By R.L. Bynum

MIAMI GARDENS, Fla. –– North Carolina players at the Orange Bowl heard the doubters who didn’t give the Tar Heels a chance after four stars opted out of the game against the highest-ranked team to miss the College Football Playoff.

The defensive unit, which was shaky at times during the regular season, seemed to take it upon itself to prove the experts wrong. Not that the offense was amused, either.

Considering the opponent, UNC’s defensive effort was its best of the season for three quarters. In the fourth quarter, though, No. 5 Texas A&M broke through for 24 points to hand the depleted No. 13 Tar Heels a 41–27 defeat Saturday night at Hard Rock Stadium.

“I’m really, really proud of the guys,” UNC coach Mack Brown said. “I’m proud of the turnaround in two years. I told them in the locker room a few minutes ago that I’m proud that they got us here, and now the next time we come we need to win, and that’s what it’s about.”

Seventy-one years after their last major bowl, the Tar Heels (8–4), 10-point underdogs, not only showed the strides that program has made, they demonstrated that they should be one of the nation’s top teams next season.

Without running backs Michael Carter and Javonte Williams, wide receiver Dyami Brown and linebacker Chazz Surratt, the strong effort made a statement that most national observers didn’t expect. It’s one that will likely be remembered when preseason polls come out.

“We don’t talk a lot about what we didn’t play with tonight, but we lost 4,000 yards coming into the game and still had a chance against the No. 5 team to win,” Coach Brown said. “This is going to be a special team.”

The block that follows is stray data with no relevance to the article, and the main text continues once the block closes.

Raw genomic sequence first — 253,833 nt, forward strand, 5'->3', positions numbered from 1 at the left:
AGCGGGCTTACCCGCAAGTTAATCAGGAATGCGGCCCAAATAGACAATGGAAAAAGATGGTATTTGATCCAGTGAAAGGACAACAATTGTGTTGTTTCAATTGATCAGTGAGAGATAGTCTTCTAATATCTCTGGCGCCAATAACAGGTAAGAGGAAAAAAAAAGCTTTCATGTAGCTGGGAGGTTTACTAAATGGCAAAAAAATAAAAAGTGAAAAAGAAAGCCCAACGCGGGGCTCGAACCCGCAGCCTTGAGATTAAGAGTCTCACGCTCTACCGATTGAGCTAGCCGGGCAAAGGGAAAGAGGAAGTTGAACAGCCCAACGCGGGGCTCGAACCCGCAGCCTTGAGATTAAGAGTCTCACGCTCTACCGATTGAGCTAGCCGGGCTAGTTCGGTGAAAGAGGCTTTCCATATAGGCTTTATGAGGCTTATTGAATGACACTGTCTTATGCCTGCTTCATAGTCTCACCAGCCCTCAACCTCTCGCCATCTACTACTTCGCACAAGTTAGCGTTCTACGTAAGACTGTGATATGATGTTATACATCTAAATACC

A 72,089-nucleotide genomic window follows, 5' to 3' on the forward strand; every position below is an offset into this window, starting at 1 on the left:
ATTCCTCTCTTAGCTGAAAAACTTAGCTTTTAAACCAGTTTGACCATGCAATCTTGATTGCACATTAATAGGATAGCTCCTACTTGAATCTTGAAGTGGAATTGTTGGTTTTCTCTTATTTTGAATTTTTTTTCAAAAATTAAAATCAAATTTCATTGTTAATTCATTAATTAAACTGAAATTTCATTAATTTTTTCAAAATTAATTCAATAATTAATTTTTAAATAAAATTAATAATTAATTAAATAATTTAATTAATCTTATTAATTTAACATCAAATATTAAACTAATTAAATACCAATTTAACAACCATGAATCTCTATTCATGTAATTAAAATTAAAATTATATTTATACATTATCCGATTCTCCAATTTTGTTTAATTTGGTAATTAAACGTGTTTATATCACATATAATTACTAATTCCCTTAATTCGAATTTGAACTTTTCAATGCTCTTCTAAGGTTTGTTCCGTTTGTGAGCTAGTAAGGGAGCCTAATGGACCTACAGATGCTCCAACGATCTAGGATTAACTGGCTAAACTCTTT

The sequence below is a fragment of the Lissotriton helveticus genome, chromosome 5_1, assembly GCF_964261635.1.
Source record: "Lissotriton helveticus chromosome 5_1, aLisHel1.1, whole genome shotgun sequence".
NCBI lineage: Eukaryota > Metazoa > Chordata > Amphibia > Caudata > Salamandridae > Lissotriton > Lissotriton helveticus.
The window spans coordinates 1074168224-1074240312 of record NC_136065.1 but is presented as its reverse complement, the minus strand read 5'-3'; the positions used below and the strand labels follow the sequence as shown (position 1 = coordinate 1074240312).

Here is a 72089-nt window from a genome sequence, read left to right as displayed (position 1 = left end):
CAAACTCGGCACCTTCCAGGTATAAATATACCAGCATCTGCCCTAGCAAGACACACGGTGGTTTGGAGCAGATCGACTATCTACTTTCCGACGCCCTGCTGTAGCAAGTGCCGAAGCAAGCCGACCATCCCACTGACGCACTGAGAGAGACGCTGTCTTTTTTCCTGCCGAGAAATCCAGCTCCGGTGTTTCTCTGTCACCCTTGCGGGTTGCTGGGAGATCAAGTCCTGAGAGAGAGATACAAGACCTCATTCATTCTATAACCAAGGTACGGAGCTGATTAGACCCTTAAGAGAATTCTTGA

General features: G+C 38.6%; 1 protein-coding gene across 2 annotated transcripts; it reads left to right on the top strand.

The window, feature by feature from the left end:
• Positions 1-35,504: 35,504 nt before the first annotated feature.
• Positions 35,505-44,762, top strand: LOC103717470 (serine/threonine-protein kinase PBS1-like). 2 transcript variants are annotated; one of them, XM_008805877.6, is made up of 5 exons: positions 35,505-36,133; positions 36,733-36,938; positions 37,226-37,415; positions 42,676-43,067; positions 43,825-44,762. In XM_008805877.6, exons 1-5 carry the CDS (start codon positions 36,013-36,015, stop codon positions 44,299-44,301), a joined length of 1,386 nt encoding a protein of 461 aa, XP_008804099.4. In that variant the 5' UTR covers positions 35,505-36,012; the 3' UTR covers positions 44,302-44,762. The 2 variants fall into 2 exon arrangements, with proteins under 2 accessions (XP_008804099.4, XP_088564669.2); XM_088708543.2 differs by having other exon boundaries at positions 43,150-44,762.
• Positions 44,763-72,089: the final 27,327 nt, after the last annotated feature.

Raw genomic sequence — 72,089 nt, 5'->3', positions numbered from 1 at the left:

Fourth-quarter Devon Achane touchdown runs of 76 yards and 1 yard put the game away for the Aggies (9–1). 

“We knew we were going to have trouble rushing,” Brown said. “We were just hoping we could throw it well enough to have a chance to still win the game. I did think our coaches in a very short week figured out a game plan to give us a chance.”

UNC’s defense forced five three-and-outs for Texas A&M. The Aggies came into the game No. 3 in the country in third-down conversions at 57% but couldn’t replicate that against the Tar Heels for most of the game.

“It just means that Carolina could be more noticed on a national level,” outside linebacker Tomon Fox said. “We’re able to compete with anybody, even if it’s in the top 10 or anybody, a ranked team. Carolina is able to compete with them.”

After Texas A&M allowed only four sacks during the entire regular season, Tomon Fox and Trey Morrison each sacked quarterback Kellen Mond on a late second-quarter drive. UNC finished with three sacks.

What changed for the defense in the final quarter?

“I think they wore us down. I mean, we hung in there, but you miss tackles — we had a lot of young guys out there and it was a hot night,” Brown said. “We had trouble moving it in the fourth quarter, and we had trouble stopping them, so I think, again, give them credit.”

Sophomore Eugene Asante stepped into Surratt’s linebacker position and played well (a team-leading 10 tackles) as Carolina kept pressure on Mond and kept him off balance. Many times on key plays, he was off-target. But he was good on fourth-quarter drives in which UNC’s defense made some mistakes.

“You start looking at Eugene Asante, I thought he did a good job tonight,” Brown said. “Did he mess some things up? Of course he did because he hasn’t played. But he showed that he’s got a chance to be a really good player.”